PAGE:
Already the monthly closing is a lot quicker than it was. In the old system, some of the processes weren’t automated, and therefore it took three days to do something that we can now do at the press of a button.
The idea being to make transactions and compliance as efficient as possible, so finance will have more time for analytics and strategy and business partnering.
Yes, but first you have to make sure the whole of your ledger is working properly. A lot of the work we did in the audit this year was to show where compliance was complete and where compliance needed work.
A big chunk of the process is handling invoicing, handling all the transaction that you have going through the system. Traditionally people used to hand-write contracts. They now batch the contracts into a computer system and once the contracts are in then they then start the invoices through.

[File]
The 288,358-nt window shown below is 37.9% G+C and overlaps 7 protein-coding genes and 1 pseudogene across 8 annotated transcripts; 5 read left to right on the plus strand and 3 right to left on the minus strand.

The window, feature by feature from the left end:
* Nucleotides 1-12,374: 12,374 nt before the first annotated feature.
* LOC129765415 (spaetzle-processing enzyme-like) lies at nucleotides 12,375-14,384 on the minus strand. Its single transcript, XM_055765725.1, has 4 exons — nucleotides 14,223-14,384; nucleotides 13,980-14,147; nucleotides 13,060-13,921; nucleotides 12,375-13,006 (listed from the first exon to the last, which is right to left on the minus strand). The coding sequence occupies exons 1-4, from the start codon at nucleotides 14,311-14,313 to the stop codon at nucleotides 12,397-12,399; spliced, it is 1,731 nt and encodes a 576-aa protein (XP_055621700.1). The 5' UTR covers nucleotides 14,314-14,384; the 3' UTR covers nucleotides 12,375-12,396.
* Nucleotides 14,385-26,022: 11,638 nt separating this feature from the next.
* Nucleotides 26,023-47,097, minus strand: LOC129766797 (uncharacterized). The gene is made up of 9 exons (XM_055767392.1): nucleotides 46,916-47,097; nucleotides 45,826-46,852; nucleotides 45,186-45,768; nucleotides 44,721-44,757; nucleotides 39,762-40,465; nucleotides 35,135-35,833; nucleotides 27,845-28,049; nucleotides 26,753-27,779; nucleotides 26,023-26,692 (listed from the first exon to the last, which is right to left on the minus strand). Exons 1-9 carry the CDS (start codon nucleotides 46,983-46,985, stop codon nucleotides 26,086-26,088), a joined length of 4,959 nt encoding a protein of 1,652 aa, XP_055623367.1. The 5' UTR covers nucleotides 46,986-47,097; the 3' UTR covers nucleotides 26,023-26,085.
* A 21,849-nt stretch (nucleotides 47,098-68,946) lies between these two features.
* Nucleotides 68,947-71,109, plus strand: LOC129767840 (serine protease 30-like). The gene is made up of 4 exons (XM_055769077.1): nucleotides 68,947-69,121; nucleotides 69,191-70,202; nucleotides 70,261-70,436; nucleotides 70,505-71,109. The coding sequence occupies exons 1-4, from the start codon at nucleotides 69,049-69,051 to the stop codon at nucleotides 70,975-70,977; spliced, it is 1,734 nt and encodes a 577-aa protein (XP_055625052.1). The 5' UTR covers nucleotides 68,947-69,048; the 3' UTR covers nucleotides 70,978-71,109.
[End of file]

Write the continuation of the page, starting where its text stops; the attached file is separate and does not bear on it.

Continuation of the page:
It’s made the finance function’s life much easier because, instead of having to handle all this [handwritten] stuff, every invoice that they put in just sits in batch and waits until we’re ready for it. And we then clear everything through.
And the system helps in analytics as well because all the information is in there?
Actually getting analytics to work is an interesting challenge because nobody’s been used to having them. If you don’t know how to ask the questions it’s very difficult to formulate the answers. So one of the things we’ve had to do in structuring the system is to try and guess what the questions would be, and then write the reports to deliver.
Did you meet resistance in pushing through with these changes?
There is resistance. I think the best way to overcome it is training. A couple of the staff started off with resisting, but the reason was because they were used to [doing things] in a different way. Also they didn’t actually understand what they were doing. They did it because they always did it.
Changing the system means changing the system, but also making sure that staff understand why they’re doing [the things that they do]. Once you understand why you’re doing [something], you’re actually going to ask the right questions.